8 Common Hob Problems & Repairs

Most of your cooking is done on a hob (either gas or electric), so it can be very inconvenient when they start giving you problems. There are several different types of hobs that have different features and functions. Knowing what type of hob you’re using will help you narrow down the potential cause of the fault.

Let’s take a look at eight of the most common hob malfunctions, so that when you have to call an engineer, you can properly explain what the problem is.

Problem 1: Erratic flames in the gas cooker

Gas hobs should give off stable blue flames if the burner is operating correctly. If the flames from your gas cooker look yellow or uneven, or if the flames look smaller than usual, this indicates that there is debris in the gas burners or jets.

A technician should remove the burner assembly and inspect for blockages around the jet and the burner head. They should then clean these parts thoroughly with water and remove the grime.

Do not attempt to clean the blockages with harsh chemicals or wires as you may enlarge the burner holes and worsen the problem.

Problem 2: Gas leak from a gas hob

If you have a gas cooker you should install a natural gas detector or a carbon monoxide detector that will sound an alarm if gas levels exceed their safety threshold. A slight whiff of gas is common from gas cookers, but if the smell of gas is stronger than normal, you may have a gas leak somewhere in the hob. Open your windows and doors to let air in and turn off the gas hob. Do not turn on any lights or light a match if the smell of gas persists in the kitchen. Call the gas agency immediately and do not attempt to fix the problem yourself.

Problem 3: Ignition not working

If the burners aren’t working it could be due to a fault in the igniter, the burner or the electronic ignition system. To find out more about this problem, read our Cooker Ignition Not Working – Troubleshoot Guide.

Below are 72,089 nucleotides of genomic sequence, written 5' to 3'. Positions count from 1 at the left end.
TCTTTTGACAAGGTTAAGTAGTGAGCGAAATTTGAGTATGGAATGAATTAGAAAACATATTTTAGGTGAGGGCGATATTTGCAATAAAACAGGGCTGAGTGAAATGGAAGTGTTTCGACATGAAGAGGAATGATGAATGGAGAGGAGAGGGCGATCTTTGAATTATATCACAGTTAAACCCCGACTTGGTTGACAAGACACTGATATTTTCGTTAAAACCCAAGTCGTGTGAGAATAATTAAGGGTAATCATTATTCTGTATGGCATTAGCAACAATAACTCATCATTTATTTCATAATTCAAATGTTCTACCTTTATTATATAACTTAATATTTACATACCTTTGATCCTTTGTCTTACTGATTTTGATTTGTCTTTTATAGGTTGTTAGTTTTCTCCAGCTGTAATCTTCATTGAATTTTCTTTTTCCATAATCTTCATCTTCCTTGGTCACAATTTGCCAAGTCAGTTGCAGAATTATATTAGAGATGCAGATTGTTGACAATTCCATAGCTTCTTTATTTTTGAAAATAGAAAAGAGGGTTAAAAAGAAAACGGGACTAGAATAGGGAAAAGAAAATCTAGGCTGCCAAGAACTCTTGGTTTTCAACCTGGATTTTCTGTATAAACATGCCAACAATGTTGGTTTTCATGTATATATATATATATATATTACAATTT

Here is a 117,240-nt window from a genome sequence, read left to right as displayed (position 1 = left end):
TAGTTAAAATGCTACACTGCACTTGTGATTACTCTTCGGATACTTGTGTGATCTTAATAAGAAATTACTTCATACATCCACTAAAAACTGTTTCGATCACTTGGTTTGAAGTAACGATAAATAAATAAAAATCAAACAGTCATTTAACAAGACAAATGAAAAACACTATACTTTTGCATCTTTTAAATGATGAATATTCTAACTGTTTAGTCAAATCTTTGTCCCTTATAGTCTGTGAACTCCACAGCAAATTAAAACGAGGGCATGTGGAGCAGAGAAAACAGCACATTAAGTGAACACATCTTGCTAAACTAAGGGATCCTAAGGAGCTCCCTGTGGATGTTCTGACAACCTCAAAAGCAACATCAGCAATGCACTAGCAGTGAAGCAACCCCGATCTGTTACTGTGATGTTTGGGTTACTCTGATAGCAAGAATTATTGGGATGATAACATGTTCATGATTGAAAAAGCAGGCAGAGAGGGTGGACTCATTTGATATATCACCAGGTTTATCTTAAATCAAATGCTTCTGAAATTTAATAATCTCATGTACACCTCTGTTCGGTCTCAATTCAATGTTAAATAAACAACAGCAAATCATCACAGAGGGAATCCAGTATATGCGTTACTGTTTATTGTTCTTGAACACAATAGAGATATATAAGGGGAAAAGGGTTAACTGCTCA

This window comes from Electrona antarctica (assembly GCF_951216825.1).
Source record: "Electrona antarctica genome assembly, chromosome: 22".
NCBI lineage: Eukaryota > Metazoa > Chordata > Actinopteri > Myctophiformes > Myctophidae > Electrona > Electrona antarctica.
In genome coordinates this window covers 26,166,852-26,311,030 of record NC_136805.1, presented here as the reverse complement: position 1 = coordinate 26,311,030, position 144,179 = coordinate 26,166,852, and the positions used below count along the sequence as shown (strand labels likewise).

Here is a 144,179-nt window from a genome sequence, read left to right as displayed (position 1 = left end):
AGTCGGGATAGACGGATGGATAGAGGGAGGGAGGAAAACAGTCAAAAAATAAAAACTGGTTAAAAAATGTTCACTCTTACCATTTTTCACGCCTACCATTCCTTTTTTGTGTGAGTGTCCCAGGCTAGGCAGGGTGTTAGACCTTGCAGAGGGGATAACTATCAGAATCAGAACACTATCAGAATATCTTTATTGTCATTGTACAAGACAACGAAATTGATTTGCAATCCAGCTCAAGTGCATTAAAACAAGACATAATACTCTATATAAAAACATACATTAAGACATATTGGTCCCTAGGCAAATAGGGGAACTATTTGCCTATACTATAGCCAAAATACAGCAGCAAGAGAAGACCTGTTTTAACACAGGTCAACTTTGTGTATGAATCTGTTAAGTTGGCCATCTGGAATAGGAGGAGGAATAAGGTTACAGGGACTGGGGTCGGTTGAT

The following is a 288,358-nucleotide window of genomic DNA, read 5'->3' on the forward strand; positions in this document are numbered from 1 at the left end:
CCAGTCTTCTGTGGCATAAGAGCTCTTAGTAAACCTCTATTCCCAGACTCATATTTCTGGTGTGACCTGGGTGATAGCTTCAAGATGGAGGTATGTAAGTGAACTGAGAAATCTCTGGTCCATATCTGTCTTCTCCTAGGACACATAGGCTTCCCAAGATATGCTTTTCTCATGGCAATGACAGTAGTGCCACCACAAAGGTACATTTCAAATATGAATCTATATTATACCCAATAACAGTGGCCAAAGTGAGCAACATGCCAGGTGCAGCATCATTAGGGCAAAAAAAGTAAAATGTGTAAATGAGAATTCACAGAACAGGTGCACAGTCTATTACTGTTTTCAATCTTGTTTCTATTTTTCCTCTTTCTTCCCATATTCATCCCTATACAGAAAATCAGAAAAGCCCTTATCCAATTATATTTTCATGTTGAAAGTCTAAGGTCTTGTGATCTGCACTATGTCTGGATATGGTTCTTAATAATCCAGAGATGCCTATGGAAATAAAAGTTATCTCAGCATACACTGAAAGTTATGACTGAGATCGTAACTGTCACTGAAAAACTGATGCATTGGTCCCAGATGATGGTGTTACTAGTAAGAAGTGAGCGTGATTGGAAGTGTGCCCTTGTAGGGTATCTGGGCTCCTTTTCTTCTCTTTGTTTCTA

Problem 4: Turning on an electric hob trips the electricity

If turning on the electric hob causes your electric system to trip, you can unplug any other appliances on the same circuit and reset the fuse box. Turn on the cooker and try again. If the electrics trip again, you may need to have a technician replace the faulty hob.

There could also be a problem either with the circuit, the oven power plug or the oven itself.

Problem 5: Cooking plate of electric hob not heating up

If one of the cooking plates of your electric hob is not heating up, the cooking plate element may be faulty and you’ll need to call the appliance technician for a replacement.

Tip: You could also experience problems with the cooking plates if you use pans with uneven bases, so replace old dented pans with new ones.

Problem 6: Heating problems with an induction hob

Induction hobs are a little different from other electric hobs in that they transfer heat via magnetism. This enhances their efficiency and makes them safer to use, but it means that only pans made from ferrous material will work on them (ferrous means the material includes iron).

To check if your pan is composed of ferrous material, hold a fridge magnet to its bottom and see if it sticks. If it does, it will work on an induction hob. If your pan or pot is composed of ferrous material but the heating still doesn’t work, then the issue is with the hob itself and cooker repairs may be required.

Problem 7: Unable to adjust heat

If a burner turns on but the heat level can’t be adjusted (for example, it stays at high temperature as long as it is switched on, no matter what you do with the settings), it could be the result of a faulty ignition switch. To determine if the problem is with the switch itself, turn off all switches, unplug the burner and fit it into a different receptacle. Turn on the cooker and try adjusting the switch on that burner to see if it works. Any faulty switches should be replaced.